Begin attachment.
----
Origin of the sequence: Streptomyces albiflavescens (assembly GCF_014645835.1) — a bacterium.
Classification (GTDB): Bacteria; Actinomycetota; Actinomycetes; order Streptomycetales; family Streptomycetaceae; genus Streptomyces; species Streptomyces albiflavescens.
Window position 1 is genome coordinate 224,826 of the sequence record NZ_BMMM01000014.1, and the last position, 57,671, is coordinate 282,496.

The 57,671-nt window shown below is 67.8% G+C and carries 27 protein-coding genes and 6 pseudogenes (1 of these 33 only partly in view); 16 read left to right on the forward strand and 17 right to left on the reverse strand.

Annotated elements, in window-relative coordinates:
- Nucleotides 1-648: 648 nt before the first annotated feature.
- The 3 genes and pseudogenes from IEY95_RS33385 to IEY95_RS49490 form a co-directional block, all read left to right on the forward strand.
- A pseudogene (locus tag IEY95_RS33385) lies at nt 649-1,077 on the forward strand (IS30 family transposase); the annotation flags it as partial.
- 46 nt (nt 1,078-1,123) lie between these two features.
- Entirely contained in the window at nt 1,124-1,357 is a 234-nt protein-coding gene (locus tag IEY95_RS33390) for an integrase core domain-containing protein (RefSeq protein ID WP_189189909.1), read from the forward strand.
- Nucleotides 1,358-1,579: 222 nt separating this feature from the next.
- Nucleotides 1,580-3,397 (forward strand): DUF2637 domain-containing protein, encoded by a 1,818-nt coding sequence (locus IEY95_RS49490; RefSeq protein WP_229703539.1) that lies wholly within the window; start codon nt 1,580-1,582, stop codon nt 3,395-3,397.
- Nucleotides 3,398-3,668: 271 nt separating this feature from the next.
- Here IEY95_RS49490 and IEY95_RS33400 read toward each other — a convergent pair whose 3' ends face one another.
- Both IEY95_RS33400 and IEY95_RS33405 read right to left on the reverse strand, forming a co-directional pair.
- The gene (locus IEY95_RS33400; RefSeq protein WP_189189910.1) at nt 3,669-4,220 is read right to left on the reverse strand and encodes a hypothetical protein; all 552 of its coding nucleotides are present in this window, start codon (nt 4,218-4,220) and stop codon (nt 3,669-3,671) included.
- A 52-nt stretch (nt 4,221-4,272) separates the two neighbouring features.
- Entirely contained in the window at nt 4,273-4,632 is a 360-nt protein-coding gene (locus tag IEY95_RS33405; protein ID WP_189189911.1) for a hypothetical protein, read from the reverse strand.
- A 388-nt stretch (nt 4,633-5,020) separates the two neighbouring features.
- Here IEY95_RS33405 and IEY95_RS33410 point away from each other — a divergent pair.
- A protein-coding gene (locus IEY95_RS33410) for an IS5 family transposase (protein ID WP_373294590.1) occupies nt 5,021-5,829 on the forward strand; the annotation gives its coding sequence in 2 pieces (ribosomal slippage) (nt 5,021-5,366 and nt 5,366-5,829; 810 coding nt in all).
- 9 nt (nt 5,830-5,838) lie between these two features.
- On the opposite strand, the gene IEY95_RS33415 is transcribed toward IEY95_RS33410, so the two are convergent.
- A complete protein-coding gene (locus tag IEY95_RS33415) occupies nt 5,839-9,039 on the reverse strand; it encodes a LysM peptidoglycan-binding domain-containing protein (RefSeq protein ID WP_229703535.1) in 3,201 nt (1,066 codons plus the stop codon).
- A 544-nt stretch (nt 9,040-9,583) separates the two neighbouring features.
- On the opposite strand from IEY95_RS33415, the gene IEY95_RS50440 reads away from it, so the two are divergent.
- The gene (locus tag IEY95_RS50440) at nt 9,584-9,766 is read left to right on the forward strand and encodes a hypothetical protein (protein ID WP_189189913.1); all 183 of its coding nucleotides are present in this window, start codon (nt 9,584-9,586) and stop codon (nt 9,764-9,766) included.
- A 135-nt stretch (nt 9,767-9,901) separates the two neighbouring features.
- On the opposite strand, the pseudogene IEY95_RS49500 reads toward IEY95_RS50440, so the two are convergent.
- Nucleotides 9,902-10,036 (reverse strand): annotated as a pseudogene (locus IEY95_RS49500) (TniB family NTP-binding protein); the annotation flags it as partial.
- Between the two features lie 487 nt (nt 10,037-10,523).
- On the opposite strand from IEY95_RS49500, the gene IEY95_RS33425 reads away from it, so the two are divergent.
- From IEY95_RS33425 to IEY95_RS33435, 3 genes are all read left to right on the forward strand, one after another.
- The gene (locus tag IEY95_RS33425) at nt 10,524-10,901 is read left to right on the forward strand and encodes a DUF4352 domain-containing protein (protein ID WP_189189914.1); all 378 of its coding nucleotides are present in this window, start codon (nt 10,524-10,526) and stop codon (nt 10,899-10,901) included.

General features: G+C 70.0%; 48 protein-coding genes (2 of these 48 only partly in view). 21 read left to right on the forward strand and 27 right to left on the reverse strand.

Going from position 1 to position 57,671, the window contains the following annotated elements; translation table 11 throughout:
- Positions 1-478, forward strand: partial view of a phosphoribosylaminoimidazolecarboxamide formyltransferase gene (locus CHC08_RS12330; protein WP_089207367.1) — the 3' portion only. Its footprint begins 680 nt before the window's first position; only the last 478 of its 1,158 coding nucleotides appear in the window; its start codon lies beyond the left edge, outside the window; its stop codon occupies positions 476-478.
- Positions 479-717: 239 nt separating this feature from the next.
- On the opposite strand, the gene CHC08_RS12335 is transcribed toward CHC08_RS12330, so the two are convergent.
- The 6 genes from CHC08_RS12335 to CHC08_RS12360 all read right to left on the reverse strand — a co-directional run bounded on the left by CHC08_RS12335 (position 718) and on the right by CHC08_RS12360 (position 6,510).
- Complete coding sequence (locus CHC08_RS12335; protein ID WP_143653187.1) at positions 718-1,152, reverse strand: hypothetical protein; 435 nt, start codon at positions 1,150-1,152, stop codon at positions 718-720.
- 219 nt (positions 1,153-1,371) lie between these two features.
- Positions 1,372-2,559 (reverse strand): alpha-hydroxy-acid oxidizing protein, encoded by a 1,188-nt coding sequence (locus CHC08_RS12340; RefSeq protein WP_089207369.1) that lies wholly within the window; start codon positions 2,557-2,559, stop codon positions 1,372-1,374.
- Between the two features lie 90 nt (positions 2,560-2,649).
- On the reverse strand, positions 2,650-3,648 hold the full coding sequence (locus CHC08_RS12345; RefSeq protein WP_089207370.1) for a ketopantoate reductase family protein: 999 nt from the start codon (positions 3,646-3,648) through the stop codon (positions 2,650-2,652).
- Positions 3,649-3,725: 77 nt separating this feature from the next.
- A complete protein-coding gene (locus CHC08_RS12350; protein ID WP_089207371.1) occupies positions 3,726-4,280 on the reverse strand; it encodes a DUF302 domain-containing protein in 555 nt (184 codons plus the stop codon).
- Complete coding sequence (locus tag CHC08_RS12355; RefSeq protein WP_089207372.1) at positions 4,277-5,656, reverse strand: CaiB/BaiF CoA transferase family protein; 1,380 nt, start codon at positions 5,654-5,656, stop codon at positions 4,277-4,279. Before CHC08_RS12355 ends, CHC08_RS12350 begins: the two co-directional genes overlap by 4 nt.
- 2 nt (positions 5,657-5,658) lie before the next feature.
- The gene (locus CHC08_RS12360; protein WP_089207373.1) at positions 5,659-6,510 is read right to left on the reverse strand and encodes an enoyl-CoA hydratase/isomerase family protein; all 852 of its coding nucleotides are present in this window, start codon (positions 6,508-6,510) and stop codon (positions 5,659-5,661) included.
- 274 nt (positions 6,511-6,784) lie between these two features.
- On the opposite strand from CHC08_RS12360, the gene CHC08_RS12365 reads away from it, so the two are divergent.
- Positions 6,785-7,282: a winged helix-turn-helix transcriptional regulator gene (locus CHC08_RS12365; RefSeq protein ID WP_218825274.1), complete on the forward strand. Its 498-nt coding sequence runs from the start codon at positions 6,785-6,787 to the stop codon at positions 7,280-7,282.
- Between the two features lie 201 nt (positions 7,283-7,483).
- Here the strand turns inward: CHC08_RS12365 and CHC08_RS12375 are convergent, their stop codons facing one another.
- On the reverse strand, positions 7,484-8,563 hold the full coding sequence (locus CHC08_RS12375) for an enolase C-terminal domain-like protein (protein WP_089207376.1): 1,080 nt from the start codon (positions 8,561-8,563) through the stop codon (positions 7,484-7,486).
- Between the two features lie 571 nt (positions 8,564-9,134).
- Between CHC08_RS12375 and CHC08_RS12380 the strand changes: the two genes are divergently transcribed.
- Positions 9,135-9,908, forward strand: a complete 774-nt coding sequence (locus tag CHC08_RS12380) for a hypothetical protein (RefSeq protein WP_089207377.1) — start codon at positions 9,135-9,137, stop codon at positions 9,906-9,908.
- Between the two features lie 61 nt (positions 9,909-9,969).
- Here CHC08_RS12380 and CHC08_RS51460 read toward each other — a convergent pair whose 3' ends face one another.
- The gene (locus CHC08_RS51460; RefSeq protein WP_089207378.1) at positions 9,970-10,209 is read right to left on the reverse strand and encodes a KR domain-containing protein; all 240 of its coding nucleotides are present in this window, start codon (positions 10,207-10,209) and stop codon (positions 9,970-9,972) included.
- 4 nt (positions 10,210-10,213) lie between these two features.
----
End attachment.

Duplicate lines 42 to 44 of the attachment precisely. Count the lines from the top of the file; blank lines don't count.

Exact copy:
- 219 nt (positions 1,153-1,371) lie between these two features.
- Positions 1,372-2,559 (reverse strand): alpha-hydroxy-acid oxidizing protein, encoded by a 1,188-nt coding sequence (locus CHC08_RS12340; RefSeq protein WP_089207369.1) that lies wholly within the window; start codon positions 2,557-2,559, stop codon positions 1,372-1,374.
- Between the two features lie 90 nt (positions 2,560-2,649).